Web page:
NASA’s Fermi Gamma-Ray Space Telescope, which orbits Earth, has observed solar activity on the far side of the sun. How is that possible?
➡ Subscribe: http://bit.ly/NatGeoSubscribe
About National Geographic:
National Geographic is the world’s premium destination for science, exploration, and adventure. Through their world-class scientists, photographers, journalists, and filmmakers, Nat Geo gets you closer to the stories that matter and past the edge of what’s possible.
How can a telescope orbiting Earth detect light emitted from the far side of the sun? NASA scientists tried to figure out the answer after the Fermi Gamma-Ray Space Telescope recorded gamma rays, the highest-energy form of light, originating from solar flares on the far side of the sun on three separate occasions. NASA’s Solar Terrestrial Relations Observatory (STEREO) spacecraft captured images of each event from the far side, allowing scientists to connect these “beyond-the-limb” solar flares with observations from Fermi. Studying the sun may help scientists predict solar flares, which, when aimed at Earth, can cause both beautiful auroras and communications system disruptions.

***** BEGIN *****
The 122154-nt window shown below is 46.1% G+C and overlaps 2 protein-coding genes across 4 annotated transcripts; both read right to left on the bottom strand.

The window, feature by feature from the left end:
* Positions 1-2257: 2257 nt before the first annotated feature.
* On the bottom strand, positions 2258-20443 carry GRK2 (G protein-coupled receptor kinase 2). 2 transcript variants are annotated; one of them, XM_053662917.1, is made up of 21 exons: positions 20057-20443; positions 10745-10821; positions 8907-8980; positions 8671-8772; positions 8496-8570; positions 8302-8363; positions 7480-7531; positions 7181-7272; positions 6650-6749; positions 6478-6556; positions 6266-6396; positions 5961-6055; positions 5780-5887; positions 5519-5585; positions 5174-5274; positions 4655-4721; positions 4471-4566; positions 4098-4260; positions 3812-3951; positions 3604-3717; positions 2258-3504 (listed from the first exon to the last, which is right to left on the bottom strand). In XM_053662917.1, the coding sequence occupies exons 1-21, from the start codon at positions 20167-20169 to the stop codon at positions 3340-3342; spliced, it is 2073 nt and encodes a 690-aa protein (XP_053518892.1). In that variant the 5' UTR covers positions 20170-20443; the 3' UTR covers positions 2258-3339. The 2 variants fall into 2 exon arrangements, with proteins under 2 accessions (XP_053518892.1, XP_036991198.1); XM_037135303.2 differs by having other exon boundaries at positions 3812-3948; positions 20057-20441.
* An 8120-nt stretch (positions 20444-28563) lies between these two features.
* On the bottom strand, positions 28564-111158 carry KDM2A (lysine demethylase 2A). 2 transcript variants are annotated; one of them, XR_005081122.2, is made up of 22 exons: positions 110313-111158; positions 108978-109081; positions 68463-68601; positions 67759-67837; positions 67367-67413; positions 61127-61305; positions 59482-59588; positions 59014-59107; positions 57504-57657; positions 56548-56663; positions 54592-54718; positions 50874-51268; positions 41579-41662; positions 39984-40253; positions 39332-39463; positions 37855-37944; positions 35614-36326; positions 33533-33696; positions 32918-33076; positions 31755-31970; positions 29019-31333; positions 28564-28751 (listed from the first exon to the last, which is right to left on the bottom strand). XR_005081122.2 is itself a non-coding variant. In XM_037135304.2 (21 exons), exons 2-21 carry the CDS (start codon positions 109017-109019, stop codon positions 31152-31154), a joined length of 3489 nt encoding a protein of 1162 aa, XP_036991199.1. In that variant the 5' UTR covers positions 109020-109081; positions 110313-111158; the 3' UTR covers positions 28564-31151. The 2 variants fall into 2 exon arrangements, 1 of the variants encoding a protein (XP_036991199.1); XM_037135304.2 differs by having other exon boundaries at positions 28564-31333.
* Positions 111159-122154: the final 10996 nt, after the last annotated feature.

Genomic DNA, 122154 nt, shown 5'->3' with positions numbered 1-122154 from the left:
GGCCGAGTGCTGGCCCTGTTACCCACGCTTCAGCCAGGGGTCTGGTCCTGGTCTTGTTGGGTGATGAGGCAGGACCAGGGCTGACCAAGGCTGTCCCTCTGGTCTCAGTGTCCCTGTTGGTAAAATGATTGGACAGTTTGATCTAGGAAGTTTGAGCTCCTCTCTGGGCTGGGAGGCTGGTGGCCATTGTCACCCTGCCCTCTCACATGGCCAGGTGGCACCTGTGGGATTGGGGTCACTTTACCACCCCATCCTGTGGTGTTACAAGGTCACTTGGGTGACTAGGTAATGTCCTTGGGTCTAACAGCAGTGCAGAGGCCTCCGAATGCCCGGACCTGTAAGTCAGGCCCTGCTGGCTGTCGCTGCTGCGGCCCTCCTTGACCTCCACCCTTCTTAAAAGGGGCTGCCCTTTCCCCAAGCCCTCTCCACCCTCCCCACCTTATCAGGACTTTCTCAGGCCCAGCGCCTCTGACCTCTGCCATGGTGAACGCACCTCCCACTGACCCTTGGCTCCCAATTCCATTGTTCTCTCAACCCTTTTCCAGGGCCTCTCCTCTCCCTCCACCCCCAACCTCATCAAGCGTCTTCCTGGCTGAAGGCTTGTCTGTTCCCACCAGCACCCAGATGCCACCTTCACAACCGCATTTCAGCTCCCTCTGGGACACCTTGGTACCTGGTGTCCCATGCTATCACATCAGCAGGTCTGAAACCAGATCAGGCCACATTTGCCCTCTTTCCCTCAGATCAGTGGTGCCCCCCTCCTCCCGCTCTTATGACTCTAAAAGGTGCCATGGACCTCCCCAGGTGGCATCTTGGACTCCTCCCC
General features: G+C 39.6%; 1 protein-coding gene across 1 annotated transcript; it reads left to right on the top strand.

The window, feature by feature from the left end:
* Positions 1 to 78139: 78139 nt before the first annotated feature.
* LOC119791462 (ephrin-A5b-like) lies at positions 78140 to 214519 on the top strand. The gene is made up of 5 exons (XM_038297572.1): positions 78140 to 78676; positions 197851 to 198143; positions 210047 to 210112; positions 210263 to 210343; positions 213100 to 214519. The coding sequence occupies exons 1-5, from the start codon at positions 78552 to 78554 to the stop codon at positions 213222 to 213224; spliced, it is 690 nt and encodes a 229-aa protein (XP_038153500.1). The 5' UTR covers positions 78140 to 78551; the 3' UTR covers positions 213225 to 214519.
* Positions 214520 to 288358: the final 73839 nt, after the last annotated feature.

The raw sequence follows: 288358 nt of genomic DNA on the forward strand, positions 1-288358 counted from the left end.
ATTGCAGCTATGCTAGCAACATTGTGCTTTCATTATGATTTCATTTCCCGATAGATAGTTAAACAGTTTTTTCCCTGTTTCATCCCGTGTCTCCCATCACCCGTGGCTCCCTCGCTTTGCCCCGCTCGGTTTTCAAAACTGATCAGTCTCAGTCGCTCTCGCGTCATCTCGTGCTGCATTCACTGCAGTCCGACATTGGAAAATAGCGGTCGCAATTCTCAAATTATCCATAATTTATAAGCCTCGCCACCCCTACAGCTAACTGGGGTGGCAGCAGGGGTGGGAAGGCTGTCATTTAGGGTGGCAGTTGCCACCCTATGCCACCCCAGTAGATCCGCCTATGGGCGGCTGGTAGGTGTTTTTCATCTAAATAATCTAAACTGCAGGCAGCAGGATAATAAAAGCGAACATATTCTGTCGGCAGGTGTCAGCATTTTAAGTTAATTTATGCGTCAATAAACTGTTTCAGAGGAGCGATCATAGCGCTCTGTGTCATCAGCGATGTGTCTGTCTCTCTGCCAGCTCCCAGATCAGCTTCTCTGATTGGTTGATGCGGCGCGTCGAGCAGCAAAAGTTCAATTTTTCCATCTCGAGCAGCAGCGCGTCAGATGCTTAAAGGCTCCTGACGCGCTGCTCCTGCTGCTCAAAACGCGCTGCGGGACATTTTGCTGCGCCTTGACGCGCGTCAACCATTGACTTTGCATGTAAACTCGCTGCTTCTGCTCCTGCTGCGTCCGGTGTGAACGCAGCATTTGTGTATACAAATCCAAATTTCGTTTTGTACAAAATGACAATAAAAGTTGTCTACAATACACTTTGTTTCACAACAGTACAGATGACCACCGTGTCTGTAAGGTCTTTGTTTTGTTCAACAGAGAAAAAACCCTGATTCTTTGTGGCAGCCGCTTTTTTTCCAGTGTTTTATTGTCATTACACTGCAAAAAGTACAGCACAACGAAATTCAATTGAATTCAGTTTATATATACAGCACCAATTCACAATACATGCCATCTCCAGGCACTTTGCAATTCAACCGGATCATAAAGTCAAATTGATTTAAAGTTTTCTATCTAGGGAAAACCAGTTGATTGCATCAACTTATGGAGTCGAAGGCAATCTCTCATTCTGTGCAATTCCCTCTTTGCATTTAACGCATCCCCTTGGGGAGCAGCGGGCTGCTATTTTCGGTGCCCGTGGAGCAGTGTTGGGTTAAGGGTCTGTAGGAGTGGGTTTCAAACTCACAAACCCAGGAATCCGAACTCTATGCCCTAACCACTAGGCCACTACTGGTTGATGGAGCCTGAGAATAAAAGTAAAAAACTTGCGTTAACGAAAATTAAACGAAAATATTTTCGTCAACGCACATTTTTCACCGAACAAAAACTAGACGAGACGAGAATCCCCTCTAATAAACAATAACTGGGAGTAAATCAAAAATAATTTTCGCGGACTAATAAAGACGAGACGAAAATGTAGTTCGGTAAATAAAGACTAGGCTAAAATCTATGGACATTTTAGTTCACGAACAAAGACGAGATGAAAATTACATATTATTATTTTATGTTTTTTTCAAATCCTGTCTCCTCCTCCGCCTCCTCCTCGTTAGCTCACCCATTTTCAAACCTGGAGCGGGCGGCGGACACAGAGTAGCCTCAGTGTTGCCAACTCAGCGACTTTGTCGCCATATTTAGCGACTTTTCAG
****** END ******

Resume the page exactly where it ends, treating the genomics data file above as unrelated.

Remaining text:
Read more about the discovery in “Our Sun Produces Bizarre Radiation Bursts—Now NASA Knows Why.”
Video footage and animations courtesy NASA’s Goddard Space Flight Center
Earth-Orbiting Telescope Sees Far Side of Sun for the First Time | National Geographic